Greg Mortensonâ€™s message is simple: Education can change the world for the better.
Itâ€™s a message in which Mortenson believes fervently and has made his lifeâ€™s work.
Itâ€™s a message he brought to Mississippi State students, faculty and administrators and the broader community in a public lecture at the Humphrey Coliseum Thursday night.
â€śIf we really we want to help people, we need to empower them. We need to effect change and hope,â€ť said Mortenson, a two-time Nobel Peace Prize nominee and author of the best-selling book â€śThree Cups of Tea,â€ť which was chosen for the Maroon Edition freshman reading program at MSU.
The book, which has sold more than 4 million copies in 45 countries, recounts Mortensonâ€™s failed 1993 attempt to scale Pakistanâ€™s K2 â€” the worldâ€™s second highest mountain â€” in order to place the amber necklace worn by his sister, Christa, at the summit to honor her memory following her 1992 death from epilepsy.
In the wake of his nearly fatal climb, he was nurtured by the residents of the remote mountain village of Korphe, where he observed children doing their school work outdoors, writing their lessons with a stick in the dirt.
From that experience, he vowed to return to build a school. His effort grew into the nonprofit Central Asia Institute, which to date has built or supported more than 140 schools in rural and often volatile regions of Pakistan and Afghanistan, which have been marked by war with Taliban, tribal warlords and radical Islamic sects.
Those regions â€” marked by a male-dominated society â€” have the potential for great change because those radical elements fear the power of education, particularly for girls, Mortenson said Thursday.
In 2000 in Afghanistan, only 800,000 children â€” mostly boys â€” attended school, according to UNICEF. In 2010, more than 8.5 children attend school, with 2.5 million of them being girls, the statistics show.
â€śUnless girls are educated, things will never really change,â€ť Mortenson said.
â€śEducated women reduces the population explosion and infant mortality rates. It is very empowering when women can read and understand the news of the world around them.â€ť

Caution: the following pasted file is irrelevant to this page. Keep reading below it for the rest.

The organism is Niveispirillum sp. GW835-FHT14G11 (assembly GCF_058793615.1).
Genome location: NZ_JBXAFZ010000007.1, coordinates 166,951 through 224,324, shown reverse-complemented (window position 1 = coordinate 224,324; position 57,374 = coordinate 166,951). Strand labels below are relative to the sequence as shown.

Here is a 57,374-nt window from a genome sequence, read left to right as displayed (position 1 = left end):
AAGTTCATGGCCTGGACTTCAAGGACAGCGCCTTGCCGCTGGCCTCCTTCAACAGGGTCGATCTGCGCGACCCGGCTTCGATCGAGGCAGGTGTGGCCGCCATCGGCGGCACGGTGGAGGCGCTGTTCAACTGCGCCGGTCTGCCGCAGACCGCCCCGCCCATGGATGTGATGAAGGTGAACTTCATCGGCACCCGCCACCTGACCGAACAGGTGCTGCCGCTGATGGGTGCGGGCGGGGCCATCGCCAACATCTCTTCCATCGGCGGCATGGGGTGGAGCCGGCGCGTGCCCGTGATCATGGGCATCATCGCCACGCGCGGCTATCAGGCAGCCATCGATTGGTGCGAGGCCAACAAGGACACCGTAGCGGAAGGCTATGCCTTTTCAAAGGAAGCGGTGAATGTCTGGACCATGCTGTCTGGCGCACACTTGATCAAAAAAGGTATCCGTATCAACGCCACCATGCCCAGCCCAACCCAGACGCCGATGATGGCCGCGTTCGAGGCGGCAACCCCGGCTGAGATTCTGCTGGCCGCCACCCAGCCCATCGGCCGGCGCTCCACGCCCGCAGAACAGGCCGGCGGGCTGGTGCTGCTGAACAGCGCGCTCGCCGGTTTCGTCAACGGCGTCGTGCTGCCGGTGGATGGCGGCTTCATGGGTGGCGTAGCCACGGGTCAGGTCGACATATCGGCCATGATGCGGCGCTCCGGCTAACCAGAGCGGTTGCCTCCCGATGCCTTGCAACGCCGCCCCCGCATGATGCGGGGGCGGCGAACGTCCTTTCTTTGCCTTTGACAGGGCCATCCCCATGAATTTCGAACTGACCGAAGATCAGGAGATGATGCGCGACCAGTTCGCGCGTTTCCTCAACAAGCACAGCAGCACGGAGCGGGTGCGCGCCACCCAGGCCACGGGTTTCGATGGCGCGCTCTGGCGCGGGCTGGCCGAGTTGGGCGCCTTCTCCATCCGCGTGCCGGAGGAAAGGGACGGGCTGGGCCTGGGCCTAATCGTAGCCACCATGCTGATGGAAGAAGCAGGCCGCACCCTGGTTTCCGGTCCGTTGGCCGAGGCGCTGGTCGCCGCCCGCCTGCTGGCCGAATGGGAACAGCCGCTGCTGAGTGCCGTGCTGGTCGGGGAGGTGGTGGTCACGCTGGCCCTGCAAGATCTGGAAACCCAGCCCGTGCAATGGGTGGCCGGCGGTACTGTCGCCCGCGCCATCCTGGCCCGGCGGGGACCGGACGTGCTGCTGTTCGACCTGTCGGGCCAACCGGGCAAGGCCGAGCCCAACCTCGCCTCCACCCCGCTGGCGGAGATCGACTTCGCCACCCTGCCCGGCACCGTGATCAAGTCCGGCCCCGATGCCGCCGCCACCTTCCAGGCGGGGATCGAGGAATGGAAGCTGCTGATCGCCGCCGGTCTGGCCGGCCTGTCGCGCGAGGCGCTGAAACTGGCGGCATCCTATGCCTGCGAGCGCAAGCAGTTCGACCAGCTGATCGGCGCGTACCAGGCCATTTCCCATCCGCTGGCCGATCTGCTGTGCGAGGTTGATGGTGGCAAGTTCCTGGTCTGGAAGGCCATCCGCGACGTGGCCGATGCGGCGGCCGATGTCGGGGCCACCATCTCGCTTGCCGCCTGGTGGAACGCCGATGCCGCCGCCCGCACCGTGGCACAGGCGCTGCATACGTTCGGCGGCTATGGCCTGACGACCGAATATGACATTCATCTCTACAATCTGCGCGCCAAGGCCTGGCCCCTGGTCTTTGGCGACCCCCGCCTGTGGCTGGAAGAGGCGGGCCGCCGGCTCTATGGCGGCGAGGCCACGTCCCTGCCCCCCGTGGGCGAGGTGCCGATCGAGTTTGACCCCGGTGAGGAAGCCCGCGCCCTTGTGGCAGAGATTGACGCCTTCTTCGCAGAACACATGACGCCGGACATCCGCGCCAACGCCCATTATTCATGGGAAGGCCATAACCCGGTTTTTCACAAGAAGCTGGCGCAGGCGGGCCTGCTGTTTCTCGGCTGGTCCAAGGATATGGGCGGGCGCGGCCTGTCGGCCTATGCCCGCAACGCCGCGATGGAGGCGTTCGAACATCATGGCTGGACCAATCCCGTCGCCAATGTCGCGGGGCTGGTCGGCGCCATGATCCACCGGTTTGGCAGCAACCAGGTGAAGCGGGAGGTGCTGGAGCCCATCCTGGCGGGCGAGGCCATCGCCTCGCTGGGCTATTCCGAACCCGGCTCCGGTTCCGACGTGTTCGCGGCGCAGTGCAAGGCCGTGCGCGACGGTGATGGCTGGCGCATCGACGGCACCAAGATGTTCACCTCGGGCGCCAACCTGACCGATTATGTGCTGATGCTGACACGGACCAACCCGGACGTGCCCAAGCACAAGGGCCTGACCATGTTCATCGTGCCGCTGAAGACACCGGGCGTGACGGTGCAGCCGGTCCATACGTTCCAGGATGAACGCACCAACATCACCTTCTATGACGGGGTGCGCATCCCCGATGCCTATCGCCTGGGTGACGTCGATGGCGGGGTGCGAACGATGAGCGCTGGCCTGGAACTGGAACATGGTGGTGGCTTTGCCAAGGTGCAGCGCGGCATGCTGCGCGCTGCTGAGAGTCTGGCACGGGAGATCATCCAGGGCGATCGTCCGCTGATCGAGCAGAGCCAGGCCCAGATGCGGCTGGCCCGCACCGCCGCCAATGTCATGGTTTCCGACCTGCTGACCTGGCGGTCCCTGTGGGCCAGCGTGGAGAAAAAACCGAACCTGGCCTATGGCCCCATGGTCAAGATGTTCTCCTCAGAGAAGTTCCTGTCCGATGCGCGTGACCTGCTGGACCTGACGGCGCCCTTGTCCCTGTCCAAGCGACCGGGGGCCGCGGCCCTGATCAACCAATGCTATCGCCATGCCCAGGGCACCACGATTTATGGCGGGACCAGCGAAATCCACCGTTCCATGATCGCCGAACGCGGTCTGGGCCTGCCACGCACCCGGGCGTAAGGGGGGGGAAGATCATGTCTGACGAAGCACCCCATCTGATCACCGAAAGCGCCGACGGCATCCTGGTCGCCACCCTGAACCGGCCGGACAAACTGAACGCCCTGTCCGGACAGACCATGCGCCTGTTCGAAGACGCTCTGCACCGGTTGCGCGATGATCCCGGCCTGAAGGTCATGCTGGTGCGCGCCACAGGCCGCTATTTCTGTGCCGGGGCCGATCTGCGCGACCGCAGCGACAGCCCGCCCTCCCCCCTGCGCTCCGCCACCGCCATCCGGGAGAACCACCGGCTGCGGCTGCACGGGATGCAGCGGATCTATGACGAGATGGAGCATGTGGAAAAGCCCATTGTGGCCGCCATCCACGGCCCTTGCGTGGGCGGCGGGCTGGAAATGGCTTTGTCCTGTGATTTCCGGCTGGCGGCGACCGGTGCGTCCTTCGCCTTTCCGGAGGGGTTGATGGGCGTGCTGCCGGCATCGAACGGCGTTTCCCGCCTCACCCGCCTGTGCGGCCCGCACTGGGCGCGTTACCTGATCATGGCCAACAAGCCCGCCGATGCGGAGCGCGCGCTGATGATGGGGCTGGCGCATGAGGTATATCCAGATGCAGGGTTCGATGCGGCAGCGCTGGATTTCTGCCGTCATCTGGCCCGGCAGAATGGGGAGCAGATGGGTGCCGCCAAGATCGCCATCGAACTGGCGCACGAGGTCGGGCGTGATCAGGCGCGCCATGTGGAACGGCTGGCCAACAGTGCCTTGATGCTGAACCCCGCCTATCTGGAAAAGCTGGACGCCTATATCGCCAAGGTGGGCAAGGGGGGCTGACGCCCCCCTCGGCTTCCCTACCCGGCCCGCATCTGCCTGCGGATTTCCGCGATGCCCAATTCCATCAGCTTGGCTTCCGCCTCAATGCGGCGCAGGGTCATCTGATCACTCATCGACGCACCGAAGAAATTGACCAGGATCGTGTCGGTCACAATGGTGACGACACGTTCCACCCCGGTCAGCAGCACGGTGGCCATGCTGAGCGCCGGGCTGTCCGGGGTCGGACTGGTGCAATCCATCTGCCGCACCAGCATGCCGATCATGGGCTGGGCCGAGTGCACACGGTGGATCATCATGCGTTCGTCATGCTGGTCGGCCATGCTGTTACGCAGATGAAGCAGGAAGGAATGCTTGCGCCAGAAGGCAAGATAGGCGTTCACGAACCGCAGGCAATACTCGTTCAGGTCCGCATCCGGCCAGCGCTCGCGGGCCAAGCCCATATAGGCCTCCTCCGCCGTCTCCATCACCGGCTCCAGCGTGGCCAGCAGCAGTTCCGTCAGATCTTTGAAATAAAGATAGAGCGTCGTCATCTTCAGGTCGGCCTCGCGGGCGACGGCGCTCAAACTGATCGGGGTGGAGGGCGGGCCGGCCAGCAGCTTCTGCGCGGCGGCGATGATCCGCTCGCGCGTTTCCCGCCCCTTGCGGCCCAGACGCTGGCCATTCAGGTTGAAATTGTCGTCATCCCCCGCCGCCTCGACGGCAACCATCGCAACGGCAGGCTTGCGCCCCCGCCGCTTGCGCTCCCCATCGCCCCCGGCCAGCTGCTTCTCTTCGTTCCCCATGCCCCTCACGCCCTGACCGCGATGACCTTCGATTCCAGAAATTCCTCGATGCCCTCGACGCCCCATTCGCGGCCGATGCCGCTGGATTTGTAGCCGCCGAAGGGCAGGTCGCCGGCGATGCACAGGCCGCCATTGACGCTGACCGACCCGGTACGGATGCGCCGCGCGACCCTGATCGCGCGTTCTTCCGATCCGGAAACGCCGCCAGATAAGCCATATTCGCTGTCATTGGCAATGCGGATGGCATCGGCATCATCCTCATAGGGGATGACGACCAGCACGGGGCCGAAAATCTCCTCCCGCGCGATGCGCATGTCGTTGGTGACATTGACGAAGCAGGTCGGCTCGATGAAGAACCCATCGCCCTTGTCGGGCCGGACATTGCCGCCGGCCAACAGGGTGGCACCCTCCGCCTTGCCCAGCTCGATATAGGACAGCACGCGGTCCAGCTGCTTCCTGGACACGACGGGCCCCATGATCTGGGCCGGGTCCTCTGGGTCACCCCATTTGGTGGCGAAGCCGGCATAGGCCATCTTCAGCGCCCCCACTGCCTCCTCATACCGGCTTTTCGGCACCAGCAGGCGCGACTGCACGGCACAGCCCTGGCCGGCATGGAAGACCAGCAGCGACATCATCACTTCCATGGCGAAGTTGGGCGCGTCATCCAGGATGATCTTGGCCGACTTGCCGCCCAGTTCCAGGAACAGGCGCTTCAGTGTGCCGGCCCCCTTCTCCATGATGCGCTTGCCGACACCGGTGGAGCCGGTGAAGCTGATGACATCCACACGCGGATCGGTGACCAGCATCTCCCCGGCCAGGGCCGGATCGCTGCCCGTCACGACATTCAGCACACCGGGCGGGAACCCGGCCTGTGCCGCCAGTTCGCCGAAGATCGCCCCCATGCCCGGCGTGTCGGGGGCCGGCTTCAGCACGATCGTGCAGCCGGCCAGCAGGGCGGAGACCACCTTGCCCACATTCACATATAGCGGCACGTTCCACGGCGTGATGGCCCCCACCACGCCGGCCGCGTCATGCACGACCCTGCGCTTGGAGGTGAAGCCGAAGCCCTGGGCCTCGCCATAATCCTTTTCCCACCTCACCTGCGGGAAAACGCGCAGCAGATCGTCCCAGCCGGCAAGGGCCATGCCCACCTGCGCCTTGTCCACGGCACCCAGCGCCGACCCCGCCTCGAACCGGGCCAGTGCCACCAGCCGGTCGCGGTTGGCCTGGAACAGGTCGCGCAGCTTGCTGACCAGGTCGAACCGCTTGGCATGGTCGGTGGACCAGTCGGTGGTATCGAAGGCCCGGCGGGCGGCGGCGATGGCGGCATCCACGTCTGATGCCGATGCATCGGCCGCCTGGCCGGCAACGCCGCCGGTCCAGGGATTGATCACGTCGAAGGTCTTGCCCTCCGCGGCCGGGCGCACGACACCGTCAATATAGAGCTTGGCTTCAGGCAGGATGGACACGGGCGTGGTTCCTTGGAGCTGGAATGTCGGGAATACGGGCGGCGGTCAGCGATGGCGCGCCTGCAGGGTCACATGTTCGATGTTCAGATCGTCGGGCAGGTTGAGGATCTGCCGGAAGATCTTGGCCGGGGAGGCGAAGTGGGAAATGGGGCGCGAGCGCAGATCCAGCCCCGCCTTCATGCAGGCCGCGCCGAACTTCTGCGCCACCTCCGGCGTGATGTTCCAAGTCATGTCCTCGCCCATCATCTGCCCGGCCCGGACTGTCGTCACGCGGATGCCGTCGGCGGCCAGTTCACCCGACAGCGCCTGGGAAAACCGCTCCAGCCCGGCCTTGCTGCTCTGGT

An educated populace is what groups like the Taliban fear most, because it reduces their grip of fear on the people, Mortenson said.
â€śTheir greatest fear is the pen,â€ť Mortenson said.
This lesson is one that has not been lost on the U.S. military forces operating in Afghanistan. â€śThree Cups of Teaâ€ť has become required reading for military commanders and special forces soldiers serving there.
U.S. Army Col. Christopher Kolenda, in an e-mail to Mortenson, addressed the education issue specifically.
â€śThis conflict will not be one with bombs and bullets, but with literacy and ideas...,â€ť Kolenda wrote.
Gen. David Petraeus, commander of U.S. forces in Afghanistan, invited Mortenson to meet with senior members of his staff. Petraeus relayed three major lessons he gleaned from Mortensonâ€™s book:
â€˘ Listen more.
â€śWe have to look at situations from their perspective, not with our often myopic vision,â€ť Mortenson quoted Petraeus as saying.
â€śWe are there to serve the good people of that country,â€ť Mortenson quoted Petraeus as saying.
â€˘ Build relationships.
â€śThatâ€™s what itâ€™s all about,â€ť Mortenson said.
Noting that he had informally surveyed MSU students with whom he had met earlier on Thursday on their involvement in community service, Mortenson said he was impressed that all the students he had addressed had been involved in service activity and that a significant amount of them had spent time with their grandparents and elders talking about their experiences in such historical periods as the Great Depression, World War II and the Civil Rights Movement.
Involvement in service is critical to building a better world, Mortenson said.
â€śItâ€™s something you can cherish and be proud of and itâ€™s also something that is key to creating global understanding,â€ť Mortenson said.